Upon designation in 1983, the National Alzheimer’s Awareness Month initiative sought to support the less than 2 million people diagnosed at the time in the U.S. Today, the number has grown to more than 5 million Americans diagnosed with Alzheimer’s disease (AD). By 2050, it is projected to soar to 1 4million and shows no signs of slowing down. This November, carve some time out and join the movement to advocate for Alzheimer’s.
AD in Numbers:
- AD is the 6th leading cause of death in the U.S.
- 1 in 10 people aged 65 or older has AD
- Older African Americans are twice as likely to develop AD than Caucasians
- More than 16 million Americans provide unpaid care for a loved one with AD
National Alzheimer’s Awareness Month
National Alzheimer’s Awareness Month focuses on creating public awareness around the symptoms, treatment, and coping for those diagnosed. It also commemorates a time to recognize and support the tireless efforts of caregivers of loved ones with AD or other dementias. AD affects everyone, not just those who have it. Here are some ways you can advocate for Alzheimer’s this month. A complete list of resources and events are available at https://www.alz.org/events.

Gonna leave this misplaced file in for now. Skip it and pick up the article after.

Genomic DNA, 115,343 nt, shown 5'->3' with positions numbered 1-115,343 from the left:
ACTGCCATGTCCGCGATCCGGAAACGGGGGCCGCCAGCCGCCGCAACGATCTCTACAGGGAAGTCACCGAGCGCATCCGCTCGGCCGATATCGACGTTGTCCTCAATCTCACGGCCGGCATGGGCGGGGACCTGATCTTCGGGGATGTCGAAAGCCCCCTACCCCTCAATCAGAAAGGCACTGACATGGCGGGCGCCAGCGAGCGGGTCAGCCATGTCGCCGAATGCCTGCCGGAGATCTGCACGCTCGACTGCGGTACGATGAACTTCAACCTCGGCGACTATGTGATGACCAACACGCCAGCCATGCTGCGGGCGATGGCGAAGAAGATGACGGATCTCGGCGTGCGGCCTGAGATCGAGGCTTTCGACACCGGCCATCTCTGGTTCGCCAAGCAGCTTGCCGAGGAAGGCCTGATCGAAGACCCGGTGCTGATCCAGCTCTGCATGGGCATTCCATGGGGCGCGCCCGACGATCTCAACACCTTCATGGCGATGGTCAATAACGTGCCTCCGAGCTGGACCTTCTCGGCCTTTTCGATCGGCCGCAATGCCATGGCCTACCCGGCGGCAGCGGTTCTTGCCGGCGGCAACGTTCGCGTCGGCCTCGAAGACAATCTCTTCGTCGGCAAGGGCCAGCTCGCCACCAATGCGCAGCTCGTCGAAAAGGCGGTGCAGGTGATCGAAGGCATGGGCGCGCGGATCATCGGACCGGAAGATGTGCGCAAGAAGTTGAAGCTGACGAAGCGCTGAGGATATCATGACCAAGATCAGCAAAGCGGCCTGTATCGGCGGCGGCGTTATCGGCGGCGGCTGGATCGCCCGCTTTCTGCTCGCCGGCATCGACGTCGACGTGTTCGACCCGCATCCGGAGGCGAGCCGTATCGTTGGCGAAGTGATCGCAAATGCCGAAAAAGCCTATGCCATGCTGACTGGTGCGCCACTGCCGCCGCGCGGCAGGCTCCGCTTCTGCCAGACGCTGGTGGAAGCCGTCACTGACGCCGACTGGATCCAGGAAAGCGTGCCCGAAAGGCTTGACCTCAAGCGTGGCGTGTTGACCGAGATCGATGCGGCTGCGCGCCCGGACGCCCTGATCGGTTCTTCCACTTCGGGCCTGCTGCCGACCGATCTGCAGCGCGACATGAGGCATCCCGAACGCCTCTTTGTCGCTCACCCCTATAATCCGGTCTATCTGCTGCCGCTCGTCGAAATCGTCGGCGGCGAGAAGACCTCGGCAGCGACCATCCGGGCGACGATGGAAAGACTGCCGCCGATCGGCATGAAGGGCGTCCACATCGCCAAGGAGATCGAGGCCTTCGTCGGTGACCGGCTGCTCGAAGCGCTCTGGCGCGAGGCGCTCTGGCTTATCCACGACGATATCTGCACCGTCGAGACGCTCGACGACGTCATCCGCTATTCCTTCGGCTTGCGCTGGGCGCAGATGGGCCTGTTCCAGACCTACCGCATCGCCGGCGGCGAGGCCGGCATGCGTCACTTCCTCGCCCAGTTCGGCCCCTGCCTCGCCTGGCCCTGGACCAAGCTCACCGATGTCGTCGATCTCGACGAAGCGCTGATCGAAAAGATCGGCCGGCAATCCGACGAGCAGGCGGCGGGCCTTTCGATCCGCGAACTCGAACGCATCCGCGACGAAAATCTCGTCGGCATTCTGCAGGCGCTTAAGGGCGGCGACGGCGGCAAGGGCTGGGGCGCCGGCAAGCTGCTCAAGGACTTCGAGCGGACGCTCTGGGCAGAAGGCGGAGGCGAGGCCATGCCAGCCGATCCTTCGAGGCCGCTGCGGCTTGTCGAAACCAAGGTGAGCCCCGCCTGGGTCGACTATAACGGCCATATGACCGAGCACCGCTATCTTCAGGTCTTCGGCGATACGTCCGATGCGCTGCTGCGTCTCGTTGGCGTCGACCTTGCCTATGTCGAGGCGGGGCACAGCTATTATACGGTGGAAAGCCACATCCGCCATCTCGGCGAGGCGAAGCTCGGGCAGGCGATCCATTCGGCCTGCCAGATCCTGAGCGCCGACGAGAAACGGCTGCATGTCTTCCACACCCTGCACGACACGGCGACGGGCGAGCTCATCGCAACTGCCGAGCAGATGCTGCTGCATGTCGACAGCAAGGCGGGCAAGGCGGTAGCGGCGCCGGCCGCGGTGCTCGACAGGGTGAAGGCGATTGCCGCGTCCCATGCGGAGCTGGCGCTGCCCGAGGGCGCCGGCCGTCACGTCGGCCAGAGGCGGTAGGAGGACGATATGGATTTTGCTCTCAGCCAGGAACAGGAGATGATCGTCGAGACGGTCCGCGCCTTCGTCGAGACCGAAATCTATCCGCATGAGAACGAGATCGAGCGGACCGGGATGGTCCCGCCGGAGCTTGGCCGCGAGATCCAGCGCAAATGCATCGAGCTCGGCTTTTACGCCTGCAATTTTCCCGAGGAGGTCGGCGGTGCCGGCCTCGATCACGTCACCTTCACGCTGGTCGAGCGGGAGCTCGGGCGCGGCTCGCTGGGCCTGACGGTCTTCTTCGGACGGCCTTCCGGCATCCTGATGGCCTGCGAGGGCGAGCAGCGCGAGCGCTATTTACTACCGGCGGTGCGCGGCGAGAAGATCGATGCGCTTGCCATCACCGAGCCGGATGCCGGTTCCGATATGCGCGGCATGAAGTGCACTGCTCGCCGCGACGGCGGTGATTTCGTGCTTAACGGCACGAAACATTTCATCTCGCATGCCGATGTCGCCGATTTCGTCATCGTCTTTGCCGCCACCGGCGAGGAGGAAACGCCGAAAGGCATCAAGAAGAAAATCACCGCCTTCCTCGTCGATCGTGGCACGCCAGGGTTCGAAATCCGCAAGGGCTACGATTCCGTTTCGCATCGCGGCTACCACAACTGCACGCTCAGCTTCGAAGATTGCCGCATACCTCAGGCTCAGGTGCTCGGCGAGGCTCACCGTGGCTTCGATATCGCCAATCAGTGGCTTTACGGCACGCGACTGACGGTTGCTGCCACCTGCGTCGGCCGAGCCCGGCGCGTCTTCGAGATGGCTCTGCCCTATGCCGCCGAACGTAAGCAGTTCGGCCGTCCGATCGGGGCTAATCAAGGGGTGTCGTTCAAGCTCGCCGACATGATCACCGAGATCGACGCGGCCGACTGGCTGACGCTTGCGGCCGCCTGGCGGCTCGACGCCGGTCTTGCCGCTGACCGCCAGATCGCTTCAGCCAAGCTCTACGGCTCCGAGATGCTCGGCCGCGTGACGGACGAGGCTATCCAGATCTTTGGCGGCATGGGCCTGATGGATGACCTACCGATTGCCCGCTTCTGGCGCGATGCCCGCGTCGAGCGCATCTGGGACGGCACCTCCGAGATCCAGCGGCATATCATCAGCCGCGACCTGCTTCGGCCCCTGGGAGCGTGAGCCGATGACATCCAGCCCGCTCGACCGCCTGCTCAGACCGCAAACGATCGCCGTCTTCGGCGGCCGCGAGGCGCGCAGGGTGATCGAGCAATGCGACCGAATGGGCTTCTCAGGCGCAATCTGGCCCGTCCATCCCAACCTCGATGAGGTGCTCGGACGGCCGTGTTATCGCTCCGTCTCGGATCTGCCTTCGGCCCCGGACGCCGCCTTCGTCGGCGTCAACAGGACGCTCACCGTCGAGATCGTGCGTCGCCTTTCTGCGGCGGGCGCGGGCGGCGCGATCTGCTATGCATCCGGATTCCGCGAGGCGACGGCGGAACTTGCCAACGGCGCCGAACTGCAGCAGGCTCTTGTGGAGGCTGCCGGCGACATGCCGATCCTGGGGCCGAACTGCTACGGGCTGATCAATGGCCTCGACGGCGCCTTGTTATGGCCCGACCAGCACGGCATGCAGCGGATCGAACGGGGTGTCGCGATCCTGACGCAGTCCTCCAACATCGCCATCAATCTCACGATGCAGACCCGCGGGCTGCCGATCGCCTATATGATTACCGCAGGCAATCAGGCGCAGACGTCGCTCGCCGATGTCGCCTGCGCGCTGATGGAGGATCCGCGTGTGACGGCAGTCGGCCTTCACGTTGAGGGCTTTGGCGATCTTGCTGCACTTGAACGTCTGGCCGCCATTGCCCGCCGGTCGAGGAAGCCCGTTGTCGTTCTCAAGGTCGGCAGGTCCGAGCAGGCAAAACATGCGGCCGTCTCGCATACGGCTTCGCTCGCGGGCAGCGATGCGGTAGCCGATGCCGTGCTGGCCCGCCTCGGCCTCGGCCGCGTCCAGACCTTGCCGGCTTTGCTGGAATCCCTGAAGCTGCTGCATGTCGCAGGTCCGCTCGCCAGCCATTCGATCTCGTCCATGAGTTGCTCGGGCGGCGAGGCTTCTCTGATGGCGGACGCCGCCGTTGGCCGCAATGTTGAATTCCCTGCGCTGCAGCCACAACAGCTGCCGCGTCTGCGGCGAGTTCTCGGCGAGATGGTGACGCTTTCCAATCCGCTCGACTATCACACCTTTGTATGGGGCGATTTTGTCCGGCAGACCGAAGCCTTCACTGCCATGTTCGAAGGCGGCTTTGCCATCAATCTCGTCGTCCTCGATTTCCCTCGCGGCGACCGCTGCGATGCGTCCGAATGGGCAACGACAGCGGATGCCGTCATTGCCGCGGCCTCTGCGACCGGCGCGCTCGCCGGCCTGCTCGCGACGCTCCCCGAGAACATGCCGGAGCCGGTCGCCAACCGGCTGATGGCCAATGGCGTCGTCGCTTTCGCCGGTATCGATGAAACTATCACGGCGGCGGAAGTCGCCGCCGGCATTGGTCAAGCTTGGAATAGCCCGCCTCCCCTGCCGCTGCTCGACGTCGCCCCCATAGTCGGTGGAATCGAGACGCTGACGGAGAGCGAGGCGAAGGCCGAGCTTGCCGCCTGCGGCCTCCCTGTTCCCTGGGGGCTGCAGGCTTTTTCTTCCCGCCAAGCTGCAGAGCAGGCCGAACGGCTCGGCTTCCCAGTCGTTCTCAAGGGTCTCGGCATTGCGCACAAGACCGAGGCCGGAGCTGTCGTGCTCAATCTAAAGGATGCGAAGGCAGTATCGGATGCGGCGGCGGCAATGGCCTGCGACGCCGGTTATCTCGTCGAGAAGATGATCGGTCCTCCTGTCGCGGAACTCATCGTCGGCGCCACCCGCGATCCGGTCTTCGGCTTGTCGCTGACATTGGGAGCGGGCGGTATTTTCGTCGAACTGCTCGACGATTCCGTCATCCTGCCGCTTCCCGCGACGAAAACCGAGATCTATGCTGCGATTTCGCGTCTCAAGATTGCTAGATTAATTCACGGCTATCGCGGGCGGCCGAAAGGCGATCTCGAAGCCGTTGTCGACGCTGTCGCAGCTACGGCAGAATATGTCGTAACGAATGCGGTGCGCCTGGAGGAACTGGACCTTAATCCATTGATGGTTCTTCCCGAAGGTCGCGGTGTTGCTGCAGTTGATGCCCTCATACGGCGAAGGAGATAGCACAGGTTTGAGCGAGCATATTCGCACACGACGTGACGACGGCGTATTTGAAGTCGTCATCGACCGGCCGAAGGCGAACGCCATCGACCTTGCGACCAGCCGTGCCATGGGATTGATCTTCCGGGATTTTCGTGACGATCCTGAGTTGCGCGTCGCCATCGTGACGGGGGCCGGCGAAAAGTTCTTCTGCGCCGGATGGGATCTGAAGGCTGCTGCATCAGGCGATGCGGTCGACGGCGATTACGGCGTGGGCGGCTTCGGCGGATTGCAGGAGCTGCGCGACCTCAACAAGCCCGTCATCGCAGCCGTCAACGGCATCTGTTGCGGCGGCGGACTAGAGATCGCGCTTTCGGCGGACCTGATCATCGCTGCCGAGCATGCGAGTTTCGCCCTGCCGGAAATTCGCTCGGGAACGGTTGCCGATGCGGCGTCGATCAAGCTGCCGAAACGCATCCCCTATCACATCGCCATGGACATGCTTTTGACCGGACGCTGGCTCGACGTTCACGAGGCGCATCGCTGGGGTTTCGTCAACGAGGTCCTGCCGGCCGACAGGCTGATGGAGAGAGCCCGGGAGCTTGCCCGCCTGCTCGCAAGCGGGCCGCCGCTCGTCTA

- Know your risk. Learn the risk factors and warning signs.
- If you are over 65, get a free memory screen through Woodland Research
- Do your own memory walk
- Help raise funds for AD research
- Utilize caregiver resources
Advocate by Joining a Research Study
One of the reasons the numbers have grown so much in the last several decades is that funding from awareness events like these improves ways to detect, treat, and prevent AD. Clinical research studies and the volunteers that participate in them make these advancements possible. Through clinical research efforts, we are better at diagnosing AD, and in turn, providing a more accurate number of those affected.
We still have a long way to go, and it’s going to take all of us working together to end Alzheimer’s. If you have a probable diagnosis of AD or have symptoms beyond the normal age-related memory loss, upcoming research studies may be an option. Alzheimer’s isn’t the end. Your journey could hold the key to advancing the care and quality of life for those with AD or other dementias.